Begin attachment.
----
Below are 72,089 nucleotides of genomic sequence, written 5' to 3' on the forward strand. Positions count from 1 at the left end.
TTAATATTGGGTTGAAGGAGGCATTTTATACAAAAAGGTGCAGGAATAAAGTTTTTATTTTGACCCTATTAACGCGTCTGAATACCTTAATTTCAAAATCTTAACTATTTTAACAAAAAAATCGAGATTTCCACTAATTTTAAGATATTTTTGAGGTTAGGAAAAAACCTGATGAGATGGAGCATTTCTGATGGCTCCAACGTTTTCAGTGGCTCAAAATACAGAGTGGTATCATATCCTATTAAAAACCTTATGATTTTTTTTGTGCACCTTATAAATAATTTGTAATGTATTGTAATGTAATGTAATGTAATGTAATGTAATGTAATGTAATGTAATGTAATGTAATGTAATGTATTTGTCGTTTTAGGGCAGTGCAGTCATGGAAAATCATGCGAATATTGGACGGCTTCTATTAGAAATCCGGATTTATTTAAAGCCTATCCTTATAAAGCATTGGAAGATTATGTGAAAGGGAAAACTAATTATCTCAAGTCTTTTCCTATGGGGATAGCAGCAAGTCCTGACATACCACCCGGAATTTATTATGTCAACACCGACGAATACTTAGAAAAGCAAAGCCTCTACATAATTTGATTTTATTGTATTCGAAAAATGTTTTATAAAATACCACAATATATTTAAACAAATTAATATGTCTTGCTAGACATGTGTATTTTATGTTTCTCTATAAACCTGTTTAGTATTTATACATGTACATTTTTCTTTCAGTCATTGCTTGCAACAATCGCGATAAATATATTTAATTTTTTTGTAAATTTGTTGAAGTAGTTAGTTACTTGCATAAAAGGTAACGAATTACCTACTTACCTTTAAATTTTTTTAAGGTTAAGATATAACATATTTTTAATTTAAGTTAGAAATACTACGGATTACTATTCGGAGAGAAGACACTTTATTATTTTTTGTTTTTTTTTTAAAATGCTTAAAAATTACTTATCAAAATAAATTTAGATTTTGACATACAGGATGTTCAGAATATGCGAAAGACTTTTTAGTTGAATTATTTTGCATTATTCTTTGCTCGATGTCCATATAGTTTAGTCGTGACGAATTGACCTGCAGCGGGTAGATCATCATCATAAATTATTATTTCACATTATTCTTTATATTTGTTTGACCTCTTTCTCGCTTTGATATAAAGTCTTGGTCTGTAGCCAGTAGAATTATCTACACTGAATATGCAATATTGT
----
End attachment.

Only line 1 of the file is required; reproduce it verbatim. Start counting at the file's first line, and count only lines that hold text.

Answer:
Below are 72,089 nucleotides of genomic sequence, written 5' to 3' on the forward strand. Positions count from 1 at the left end.